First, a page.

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Watchmen Kinkmeme is Moving to the AO3

Watchmen Kinkmeme, a Watchmen fanfiction archive, is being imported to the Archive of Our Own (AO3).

In this post:

Background explanation

Watchmen Kinkmeme is a fanfiction archive for the film/comic Watchmen hosted on LiveJournal. Beginning in 2008, the archive was initially for anonymous kink-based fiction, but has grown to include all genres of Watchmen fanfiction. While the original archive will not close, The Watchmen Kinkmeme is being imported to AO3 by the moderator, Sail, for its preservation and to organize the archive and lend better searchability.

Open Doors will be working with Sail to import Watchmen Kinkmeme into a separate, searchable collection on the Archive of Our Own. As part of preserving the archive in its entirety, all fanfiction currently in the Watchmen Kinkmeme will be hosted on the OTW’s servers, and embedded in their own AO3 work pages.

We will begin importing works from Watchmen Kinkmeme to the AO3 after January.

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This Week In Fandom

This Week In Fandom, Volume 131

Hello and welcome to This Week in Fandom, the OTW’s roundup of things that are happening. Before we start, the Oscar nominations were released yesterday. What do you make of them? Let us know in the comments!


Our ‘OTW in the news’ radar was set off this week by Kaitlyn Tiffany’s charming piece in The Atlantic, ‘The Early Internet, Explained by One Weird Celine Dion Fan Site’. Tiffany interviews Yury Toroptsov, the creator of Celine Dreams, a website which ran from 2001 to 2011 and on which Toroptsov encouraged fellow fans to submit their dreams about Dion for his (public) interpretation. At Celine Dreams’ peak, Toroptsov was a BNF in online Celine Dion fandom; but the piece is more than a portrait of his particular experience. Instead, it takes the website as the jumping-off point for an exploration of online fandom culture’s transient quality. Tiffany mentions the Yahoo Groups closure, points out that Celine Dreams is only available via the Wayback Machine’s limited record, and gives a shoutout to the OTW’s efforts to preserve fan culture. She reminds us that Tumblr, a key fan platform through the 2000s and 2010s, ‘did not start collecting and collating data about fandom’ until 2013. This is important, Tiffany argues, despite the apparent triviality of the subject matter: ‘By itself, a website devoted to (possibly fake) dreams about Celine Dion is perhaps not our most urgent archival task. But in aggregate, fan sites like Toroptsov’s provide a valuable history of the ways web 1.0 users exercised fandom to provide their daily lives with context and color.’ The history of fandom and the history of the internet are closely entwined; we should do what we can to preserve them both. Read More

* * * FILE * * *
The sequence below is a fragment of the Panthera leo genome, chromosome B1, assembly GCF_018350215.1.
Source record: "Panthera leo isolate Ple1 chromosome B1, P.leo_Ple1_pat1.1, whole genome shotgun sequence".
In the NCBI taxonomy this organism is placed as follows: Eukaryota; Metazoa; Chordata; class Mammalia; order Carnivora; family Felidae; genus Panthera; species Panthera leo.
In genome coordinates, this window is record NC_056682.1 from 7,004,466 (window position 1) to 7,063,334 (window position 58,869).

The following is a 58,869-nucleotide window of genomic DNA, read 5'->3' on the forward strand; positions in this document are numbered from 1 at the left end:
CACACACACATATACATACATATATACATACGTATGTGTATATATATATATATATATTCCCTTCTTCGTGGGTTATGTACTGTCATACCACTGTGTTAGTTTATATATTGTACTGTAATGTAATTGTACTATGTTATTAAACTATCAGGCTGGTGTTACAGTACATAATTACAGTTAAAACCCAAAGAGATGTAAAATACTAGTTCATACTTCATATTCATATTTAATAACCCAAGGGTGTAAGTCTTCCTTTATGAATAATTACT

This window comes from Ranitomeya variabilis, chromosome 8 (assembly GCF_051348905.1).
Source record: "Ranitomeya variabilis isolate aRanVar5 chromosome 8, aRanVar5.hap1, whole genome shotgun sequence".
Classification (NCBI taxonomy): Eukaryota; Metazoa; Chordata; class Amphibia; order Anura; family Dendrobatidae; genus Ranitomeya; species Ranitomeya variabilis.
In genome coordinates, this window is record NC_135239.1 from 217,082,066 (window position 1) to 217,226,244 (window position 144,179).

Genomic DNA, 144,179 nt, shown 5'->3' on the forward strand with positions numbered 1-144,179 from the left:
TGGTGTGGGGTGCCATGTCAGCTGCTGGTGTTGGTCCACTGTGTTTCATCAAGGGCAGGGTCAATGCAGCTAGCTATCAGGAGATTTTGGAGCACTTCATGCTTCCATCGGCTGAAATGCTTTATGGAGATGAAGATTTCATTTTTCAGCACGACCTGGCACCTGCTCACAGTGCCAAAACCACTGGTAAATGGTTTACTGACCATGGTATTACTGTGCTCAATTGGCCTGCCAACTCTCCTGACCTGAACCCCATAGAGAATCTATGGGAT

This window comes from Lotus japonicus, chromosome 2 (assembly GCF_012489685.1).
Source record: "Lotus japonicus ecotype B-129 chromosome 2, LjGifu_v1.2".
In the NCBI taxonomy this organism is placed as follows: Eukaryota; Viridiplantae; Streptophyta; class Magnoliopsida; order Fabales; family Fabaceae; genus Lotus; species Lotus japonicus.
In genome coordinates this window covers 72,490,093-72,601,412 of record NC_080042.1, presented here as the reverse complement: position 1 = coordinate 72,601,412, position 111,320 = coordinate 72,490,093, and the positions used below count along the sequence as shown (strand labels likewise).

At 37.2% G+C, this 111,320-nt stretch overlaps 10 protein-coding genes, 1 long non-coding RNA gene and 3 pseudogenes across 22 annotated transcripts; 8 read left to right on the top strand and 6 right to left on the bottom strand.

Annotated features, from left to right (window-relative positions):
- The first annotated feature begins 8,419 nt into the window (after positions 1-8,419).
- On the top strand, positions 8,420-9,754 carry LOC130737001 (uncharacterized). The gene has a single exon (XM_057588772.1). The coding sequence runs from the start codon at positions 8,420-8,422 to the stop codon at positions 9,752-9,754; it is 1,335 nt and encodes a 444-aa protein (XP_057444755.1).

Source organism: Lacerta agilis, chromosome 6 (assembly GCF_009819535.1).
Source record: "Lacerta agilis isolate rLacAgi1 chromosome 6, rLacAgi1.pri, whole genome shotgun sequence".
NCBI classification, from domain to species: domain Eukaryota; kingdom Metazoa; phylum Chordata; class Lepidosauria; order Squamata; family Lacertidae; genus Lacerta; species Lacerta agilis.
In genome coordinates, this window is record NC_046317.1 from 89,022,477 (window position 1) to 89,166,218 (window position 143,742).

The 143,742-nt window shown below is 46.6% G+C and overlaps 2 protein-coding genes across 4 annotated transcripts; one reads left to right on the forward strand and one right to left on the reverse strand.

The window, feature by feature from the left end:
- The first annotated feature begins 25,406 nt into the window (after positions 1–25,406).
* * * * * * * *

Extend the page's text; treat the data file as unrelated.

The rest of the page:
OTW Guest Post

OTW Guest Post: Briony

From time to time, the OTW will be hosting guest posts on our OTW News accounts. These guests will be providing an outside perspective on the OTW or aspects of fandom where our projects may have a presence. The posts express each author’s personal views and do not necessarily reflect the views of the OTW or constitute OTW policy. We welcome suggestions from fans for future guest posts, which can be left as a comment here or by contacting us directly.

Briony is a vidder from the UK who has been editing fanvids for more than 12 years. Her work can be found on YouTube. Today, Briony talks about her experience creating fanworks.

How did you first find out about fandom and fanworks?

Like many, I have always been very fannish for as long as I can remember. As a child I committed intensely and wholeheartedly to any given media text that captured my attention. I was also very creative and would often create de facto fanart. It wasn’t until I was in my early teens that I serendipitously discovered Real Fandom. I was trying to find a scene from Titanic (one of the first texts I engaged with in an intensely fannish way as a child) on YouTube and I was instead presented with a fanvid.

I was completely enthralled. I loved the synthesis between image and sound and the way that the vidder had reworked the footage to highlight salient aspects of the text. The creator of the vid mentioned a popular Titanic fansite in their description that hosted a range of clips available for download. I soon headed to the fansite, downloaded all the footage I could find on there, and almost immediately began editing what would become my first ever fanvid. This soon introduced me to the world of fan forums, fan sites, mailing lists, and the like.

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